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Along the Interstates: Seeing the Roadside
by Richard F. Weingroff
A highway may be confined to its right-of-way, but a highway network extends into the fabric of society. As the Nation's premiere highway network, the Interstate System is woven into our culture, daily lives, economy, leisure, and urban shape.
In "Song of the Open Road," the poet Walt Whitman said, "Oh public road . . . You express me better than I express myself." It was as true when he wrote those words in the 19th century, as it is in the 21st century. America's embrace of the Interstate System, laced with some post-honeymoon buyers' remorse, reflects a Nation shaped, through history and choice, by motion.
Along the Road
The Eisenhower Interstate System is the Nation's second interstate system. The first was the U.S. numbered highway system. It was conceived by State and Federal highway officials in 1925 as a numbering plan to mark to country's best interstate roads. Because those roads were owned by the States, the plan was submitted to the American Association of State Highway Officials, which approved the initial designations-U.S. 1, U.S. 40, U.S. 66, U.S. 101, and so on-on November 11, 1926.
By the late 1930s, the interstate system was a network of paved two-lane highways criss-crossing the Nation. Despite its importance, the network was recognized as out-of-date for the growing volumes of modern traffic. Its obsolescence prompted visions of American superhighways modeled on the autobahn that was under construction in Germany or the generation-after-next magic motorways embodied in the Futurama exhibit in the General Motors Building at the World's Fair of 1939/1940 in New York City.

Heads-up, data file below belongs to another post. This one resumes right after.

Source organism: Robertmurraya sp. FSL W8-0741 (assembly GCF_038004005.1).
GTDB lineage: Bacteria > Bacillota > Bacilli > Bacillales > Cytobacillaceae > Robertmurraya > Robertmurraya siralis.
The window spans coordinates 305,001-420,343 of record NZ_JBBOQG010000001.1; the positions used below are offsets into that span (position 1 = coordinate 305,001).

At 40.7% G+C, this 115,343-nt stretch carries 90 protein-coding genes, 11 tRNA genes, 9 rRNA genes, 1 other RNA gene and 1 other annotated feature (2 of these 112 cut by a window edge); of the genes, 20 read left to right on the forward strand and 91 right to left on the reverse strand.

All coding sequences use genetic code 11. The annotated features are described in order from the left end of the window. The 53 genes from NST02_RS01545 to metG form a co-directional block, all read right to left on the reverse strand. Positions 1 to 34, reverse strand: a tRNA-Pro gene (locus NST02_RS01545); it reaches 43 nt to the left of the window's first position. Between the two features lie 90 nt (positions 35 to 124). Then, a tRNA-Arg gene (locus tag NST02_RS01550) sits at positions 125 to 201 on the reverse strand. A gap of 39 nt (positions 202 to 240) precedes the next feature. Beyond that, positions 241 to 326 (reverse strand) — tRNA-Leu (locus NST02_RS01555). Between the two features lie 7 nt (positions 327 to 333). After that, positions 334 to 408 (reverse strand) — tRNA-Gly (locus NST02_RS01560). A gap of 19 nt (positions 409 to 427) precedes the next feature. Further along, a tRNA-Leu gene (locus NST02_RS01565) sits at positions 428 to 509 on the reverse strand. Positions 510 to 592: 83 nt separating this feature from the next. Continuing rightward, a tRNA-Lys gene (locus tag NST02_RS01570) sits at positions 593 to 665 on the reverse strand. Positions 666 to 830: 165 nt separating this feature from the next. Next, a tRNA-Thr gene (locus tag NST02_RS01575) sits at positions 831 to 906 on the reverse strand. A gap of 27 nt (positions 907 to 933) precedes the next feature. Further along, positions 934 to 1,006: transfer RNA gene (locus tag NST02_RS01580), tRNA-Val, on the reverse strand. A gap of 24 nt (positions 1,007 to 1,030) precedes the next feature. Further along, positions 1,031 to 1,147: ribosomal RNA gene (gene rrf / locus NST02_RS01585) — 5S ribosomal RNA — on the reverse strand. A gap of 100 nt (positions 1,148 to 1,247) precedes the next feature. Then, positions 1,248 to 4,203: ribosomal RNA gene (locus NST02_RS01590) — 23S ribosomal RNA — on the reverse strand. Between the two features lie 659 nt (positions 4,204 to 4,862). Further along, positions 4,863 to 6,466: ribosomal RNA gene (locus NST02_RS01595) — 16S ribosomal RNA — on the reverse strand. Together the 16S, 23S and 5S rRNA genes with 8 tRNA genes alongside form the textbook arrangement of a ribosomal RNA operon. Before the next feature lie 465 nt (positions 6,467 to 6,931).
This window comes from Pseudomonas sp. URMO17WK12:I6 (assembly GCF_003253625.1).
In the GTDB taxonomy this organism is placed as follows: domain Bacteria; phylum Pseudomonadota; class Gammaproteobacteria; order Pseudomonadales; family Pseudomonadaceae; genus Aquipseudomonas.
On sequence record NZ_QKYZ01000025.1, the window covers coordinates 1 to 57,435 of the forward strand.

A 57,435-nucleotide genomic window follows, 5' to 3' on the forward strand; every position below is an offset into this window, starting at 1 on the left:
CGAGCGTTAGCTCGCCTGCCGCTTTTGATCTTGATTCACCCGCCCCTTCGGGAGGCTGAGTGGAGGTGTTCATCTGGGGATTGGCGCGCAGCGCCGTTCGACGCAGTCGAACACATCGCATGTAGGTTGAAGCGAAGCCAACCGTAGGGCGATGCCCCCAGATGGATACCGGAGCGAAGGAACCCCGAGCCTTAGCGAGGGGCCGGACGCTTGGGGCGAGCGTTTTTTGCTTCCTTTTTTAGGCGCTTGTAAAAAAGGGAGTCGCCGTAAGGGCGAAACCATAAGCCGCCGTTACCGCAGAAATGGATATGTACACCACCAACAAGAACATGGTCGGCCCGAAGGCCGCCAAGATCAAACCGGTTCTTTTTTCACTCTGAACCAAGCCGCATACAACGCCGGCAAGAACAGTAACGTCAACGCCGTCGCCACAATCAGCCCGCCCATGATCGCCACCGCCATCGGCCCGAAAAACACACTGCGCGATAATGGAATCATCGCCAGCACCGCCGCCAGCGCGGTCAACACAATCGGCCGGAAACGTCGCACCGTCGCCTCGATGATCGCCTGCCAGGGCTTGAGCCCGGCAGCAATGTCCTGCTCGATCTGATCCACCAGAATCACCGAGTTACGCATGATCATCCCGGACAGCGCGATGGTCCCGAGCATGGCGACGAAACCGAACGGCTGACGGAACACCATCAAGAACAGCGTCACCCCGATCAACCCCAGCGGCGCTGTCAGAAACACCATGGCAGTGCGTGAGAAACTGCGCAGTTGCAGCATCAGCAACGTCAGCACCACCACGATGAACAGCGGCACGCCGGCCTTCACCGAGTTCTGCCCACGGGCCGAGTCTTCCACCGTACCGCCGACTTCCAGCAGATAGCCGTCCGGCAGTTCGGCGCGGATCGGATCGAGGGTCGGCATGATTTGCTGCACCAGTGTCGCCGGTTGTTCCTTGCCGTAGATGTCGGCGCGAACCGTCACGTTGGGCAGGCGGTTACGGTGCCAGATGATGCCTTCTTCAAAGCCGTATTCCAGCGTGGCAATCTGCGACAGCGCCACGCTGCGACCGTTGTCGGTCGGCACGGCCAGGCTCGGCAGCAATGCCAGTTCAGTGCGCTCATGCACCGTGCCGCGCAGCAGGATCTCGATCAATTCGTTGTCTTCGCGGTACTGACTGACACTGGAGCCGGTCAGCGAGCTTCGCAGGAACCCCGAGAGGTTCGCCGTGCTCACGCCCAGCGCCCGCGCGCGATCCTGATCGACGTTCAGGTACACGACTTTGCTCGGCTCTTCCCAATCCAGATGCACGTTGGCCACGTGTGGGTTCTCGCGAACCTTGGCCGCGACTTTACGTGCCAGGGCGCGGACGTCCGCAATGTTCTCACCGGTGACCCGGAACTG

The deficiencies also led to the Bureau of Public Roads' (BPR) 1939 report to Congress, Toll Roads and Free Roads. The report rejected the toll superhighway network Congress had asked the BPR to study. However, recognizing that "the report should be constructive rather than negative in character," the BPR added a section that provided the first official description of what became the Interstate System. The "Master Plan" was visionary, but practical-a careful measurement of need based on extensive data on traffic around the country and a prescription for a cure.
As the 1939 report made clear, one of the most troublesome characteristics of the first interstate system was the lack of access control, a feature seen mainly on parkways and the few urban expressways. Highway right-of-way rarely extended much beyond the shoulder, if a shoulder existed, and the abutting property could be used for any purpose since property owners along the road had access to it at any point they wished. The interstate roads ran through every city and town, often on "Main Street" or its equivalent, prompting supporters of some of the U.S. routes to call their road "The Main Street of America."